In the last mile a coyote was hanging out on the side of the trail. I didn't care if he ate me. And then I arrived after 29 hours and 22 minutes. Words can't describe how happy I was to be here. Even though my sweet wife snapped the picture a little too early, I did jump across the finish line.
And then I was handed the Javelina Jundred belt buckle. I will cherish this little piece of metal for the rest of my life. It symbolizes all those long months of training, all those early mornings waking up to run, all those gallons of sweat I lost doing my heat training. It will always remind me that I can do hard things.
It was amazing to see how quickly my body shut down after the race ended. I started walking to the car to leave and had to kneel down because I almost passed out. I also had a few dry heaves but managed to make it to the car. Hollie snapped this on our 15 minute drive back to the condo:
Warning: Gross Pictures Ahead. Just to prove that the ultra wasn't all smiles and fun, I'll show you a few post-race pictures. When we got back to the condo I got out of the car and immediately had to stumble over to the stairs because I almost passed out again. Everything went black but I don't think I completely passed out. Then the throwing up started. I felt not-so-awesome.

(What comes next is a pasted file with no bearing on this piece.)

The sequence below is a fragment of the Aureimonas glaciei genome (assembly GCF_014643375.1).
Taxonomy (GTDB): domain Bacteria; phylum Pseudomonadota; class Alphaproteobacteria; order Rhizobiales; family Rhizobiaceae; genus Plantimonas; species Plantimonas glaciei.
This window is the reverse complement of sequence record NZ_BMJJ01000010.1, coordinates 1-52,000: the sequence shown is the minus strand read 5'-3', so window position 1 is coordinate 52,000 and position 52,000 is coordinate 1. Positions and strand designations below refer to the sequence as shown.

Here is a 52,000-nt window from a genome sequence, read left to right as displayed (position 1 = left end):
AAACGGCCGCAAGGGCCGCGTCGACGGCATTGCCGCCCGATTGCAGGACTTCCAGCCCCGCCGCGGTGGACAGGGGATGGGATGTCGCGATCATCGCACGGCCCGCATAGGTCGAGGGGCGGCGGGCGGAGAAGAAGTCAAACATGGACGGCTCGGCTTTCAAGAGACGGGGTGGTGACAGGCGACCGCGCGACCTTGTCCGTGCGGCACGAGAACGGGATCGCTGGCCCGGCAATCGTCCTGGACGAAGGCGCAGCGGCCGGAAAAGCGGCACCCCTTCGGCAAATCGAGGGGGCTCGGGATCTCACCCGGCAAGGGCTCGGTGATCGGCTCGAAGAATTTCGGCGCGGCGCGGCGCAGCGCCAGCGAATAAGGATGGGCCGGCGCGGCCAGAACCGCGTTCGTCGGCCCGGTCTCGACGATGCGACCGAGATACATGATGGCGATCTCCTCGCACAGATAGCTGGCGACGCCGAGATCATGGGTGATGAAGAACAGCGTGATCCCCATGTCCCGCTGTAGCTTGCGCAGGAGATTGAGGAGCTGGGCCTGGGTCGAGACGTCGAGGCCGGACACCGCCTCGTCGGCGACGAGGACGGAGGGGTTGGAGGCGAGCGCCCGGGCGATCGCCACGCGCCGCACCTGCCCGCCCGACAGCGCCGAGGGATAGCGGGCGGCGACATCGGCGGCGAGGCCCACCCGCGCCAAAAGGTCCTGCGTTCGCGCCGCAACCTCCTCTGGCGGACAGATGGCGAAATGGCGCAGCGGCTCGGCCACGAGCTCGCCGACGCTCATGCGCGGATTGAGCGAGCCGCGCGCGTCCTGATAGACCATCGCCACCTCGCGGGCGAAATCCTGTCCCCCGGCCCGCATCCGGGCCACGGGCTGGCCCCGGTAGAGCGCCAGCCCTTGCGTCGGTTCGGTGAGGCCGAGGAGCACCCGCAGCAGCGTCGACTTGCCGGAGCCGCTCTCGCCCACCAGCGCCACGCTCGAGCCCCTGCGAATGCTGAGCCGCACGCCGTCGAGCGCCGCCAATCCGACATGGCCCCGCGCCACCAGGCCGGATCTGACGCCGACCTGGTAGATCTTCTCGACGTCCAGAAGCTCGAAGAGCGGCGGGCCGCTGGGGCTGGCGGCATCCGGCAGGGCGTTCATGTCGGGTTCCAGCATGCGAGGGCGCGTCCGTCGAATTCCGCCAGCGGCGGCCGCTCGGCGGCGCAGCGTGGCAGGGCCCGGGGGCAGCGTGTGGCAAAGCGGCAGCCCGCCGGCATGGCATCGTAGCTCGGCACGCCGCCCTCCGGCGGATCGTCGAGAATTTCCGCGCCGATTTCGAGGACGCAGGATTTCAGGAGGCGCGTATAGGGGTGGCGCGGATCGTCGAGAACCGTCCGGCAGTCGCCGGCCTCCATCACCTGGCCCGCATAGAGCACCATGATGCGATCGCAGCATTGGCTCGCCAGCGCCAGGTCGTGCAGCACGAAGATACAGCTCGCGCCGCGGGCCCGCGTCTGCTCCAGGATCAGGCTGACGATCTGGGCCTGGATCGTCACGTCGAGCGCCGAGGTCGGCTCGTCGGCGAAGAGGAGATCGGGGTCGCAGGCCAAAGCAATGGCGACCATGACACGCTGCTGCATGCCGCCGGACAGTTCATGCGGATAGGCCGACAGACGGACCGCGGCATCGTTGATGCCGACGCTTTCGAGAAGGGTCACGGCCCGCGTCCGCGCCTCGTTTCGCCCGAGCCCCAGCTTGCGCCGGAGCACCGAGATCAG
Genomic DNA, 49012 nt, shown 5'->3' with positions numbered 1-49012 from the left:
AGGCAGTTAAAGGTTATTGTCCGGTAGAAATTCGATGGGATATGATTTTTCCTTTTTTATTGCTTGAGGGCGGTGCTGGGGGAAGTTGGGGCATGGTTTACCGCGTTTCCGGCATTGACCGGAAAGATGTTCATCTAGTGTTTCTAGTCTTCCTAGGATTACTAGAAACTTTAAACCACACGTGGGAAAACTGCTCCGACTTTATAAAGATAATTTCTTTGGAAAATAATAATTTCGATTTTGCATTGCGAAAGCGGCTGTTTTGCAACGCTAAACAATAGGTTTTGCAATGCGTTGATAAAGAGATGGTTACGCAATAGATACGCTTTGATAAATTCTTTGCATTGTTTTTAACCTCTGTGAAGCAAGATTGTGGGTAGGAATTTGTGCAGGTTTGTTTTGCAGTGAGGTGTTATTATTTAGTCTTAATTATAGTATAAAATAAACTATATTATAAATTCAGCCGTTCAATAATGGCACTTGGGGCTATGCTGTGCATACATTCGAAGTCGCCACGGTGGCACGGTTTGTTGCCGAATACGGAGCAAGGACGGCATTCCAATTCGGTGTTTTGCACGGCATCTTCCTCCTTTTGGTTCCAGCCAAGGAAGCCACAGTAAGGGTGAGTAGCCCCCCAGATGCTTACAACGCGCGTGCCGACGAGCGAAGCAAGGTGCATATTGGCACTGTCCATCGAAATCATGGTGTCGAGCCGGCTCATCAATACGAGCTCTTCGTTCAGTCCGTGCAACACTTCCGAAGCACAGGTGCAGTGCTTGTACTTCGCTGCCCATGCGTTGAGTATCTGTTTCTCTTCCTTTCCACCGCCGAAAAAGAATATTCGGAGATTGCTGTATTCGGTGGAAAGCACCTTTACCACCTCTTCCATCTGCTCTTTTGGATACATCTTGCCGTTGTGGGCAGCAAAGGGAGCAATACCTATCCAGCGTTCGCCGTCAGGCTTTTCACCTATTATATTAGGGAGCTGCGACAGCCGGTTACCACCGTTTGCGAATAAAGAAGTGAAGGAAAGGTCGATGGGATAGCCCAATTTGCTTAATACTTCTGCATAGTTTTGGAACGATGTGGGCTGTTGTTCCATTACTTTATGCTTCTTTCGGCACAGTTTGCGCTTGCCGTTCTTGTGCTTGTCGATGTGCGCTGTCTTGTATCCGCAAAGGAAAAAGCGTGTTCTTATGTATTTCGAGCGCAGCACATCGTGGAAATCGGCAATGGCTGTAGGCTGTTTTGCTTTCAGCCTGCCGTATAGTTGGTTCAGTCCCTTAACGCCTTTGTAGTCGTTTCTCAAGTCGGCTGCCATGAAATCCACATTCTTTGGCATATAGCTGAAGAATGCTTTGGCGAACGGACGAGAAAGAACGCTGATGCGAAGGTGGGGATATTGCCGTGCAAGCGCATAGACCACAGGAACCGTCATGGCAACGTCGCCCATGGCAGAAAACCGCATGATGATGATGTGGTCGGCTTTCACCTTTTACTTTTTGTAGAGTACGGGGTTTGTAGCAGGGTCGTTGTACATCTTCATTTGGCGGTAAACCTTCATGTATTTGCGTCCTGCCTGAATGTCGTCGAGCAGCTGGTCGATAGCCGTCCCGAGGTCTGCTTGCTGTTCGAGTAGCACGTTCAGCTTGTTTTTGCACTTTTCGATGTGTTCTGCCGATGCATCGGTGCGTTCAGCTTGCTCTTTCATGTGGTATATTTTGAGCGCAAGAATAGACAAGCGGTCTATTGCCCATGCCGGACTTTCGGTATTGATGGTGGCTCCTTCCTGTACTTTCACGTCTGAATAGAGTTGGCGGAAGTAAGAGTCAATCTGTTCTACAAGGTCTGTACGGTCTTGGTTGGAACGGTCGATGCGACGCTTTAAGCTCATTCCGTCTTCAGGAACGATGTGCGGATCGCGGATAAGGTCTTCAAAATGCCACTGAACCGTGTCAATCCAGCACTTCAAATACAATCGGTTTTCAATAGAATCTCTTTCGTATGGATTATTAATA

I haven't been able to eat very much over the last few days since the race because I become really nauseous whenever I eat. My knees are pretty sore and I'm walking like Frankenstein. And not only did my feet feel like I was walking on hot coals. They also look like I had been walking on hot coals. But considering everything I went through this isn't too bad. I was actually expecting to be in much worse shape.
If I were to design a perfect race, it would be the Javelina Jundred. The course was beautiful. The volunteers were simply incredible and supportive and encouraging. The organization was flawless. I can't think of one thing I would change. The finisher rate for this race is only 49%. I was so thankful to be counted among the finishers.
Completing a 100 mile race truly was a profound, challenging, painful, rewarding, and life-changing experience. Crossing that finish line transformed me and I will never be the same.
"Pushing your body past what you thought it was capable of is easy; the hard part is pushing yourself even further.....past what your mind wants to let you. That's what ultrarunning is all about; introducing you to a self you've never known." ~ Rex Pace